India’s open source policy will help the country to “promote a culture of innovation that they need in order to serve their citizens today and in the years to come”, says Mark Bohannon, Vice President, Global Public Policy and Government Affairs at Red Hat, one of the world’s main open source companies. “The use of technology, including open source software, is moving out of the sphere of simply 'acquiring a product' to 'investing in innovation'.”
“I see a growing awareness among not only the IT experts but also the leadership of the public sector that the old way of acquiring software has to change and that lock-in is no longer acceptable”, Mark Bohannon writes on Opensource.com, a website managed by the company. “IT is less about acquiring intellectual property via a license, and more about widely distributing the tools and adding value on top of it. This paradigm shift has enabled decision-makers to go from thinking of small 'procurement' windows to viewing open source from a broader vantage point that highlights its broad-based benefits to an economy, jobs, and innovation, and in the government itself.”
India’s policy reflects this trend, he argues. The government of India announced its policy on open source in March. The country wants to prepare India for a knowledge based transformation into a digitally empowered society and a knowledge economy. The policy encourages “the formal adoption and use of open source software in government organisations.”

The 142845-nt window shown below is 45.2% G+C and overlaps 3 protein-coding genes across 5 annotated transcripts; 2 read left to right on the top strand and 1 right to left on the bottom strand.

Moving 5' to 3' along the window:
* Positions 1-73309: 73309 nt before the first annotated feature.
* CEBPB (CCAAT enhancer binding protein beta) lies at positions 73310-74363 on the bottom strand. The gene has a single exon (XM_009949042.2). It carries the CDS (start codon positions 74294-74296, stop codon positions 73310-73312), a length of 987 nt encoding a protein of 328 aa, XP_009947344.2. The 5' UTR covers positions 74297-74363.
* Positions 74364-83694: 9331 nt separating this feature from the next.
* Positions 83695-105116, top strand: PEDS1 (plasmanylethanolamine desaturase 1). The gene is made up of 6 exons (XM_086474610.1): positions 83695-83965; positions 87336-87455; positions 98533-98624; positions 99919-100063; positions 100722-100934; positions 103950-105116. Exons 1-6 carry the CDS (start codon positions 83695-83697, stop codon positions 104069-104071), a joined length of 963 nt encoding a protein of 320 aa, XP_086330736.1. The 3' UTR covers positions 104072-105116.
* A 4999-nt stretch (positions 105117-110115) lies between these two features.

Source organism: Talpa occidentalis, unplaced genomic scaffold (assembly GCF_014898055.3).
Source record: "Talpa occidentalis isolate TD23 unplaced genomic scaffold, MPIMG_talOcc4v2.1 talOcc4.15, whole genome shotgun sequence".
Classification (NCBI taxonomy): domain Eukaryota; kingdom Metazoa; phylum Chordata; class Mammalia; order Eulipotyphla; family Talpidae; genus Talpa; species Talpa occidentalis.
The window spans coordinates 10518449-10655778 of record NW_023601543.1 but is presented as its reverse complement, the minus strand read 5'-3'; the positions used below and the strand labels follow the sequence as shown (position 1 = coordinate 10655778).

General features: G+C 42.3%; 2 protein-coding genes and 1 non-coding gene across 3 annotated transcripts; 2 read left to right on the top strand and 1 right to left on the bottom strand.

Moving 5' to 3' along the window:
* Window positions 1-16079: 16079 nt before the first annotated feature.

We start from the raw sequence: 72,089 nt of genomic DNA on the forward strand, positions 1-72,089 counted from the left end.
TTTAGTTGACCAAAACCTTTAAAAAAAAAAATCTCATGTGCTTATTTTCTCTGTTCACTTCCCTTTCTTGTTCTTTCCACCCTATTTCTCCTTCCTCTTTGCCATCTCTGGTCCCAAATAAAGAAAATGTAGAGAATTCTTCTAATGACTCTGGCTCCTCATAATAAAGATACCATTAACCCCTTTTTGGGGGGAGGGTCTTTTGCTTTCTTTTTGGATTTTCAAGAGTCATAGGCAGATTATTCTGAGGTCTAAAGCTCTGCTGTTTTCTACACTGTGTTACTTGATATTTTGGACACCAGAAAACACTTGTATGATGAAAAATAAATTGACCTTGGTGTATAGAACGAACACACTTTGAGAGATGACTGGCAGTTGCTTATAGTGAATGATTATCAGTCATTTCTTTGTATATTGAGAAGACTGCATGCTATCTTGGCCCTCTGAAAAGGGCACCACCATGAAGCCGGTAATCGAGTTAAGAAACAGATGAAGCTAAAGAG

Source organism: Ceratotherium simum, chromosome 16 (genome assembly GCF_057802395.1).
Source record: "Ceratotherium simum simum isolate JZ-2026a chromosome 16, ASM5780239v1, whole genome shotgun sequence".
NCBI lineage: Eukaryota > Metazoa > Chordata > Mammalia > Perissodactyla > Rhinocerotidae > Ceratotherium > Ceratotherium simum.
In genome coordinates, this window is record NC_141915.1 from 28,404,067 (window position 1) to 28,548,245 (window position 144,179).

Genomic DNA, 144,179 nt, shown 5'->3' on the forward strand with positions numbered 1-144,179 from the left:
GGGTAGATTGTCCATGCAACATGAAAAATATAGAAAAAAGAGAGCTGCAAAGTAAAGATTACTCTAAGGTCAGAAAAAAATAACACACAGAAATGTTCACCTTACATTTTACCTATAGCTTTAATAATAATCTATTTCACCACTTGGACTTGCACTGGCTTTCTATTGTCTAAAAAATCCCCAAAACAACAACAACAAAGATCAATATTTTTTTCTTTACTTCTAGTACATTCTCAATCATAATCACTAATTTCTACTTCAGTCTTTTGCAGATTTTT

The policy’s objectives include:
- To provide a policy framework for rapid and effective adoption of open source software;
- To ensure strategic control in e-Governance applications and systems from a long-term perspective;
- To reduce the Total Cost of Ownership (TCO) of projects.
One of the measures in the policy requires all public administrations to instruct all software suppliers to consider open source solutions alongside proprietary software.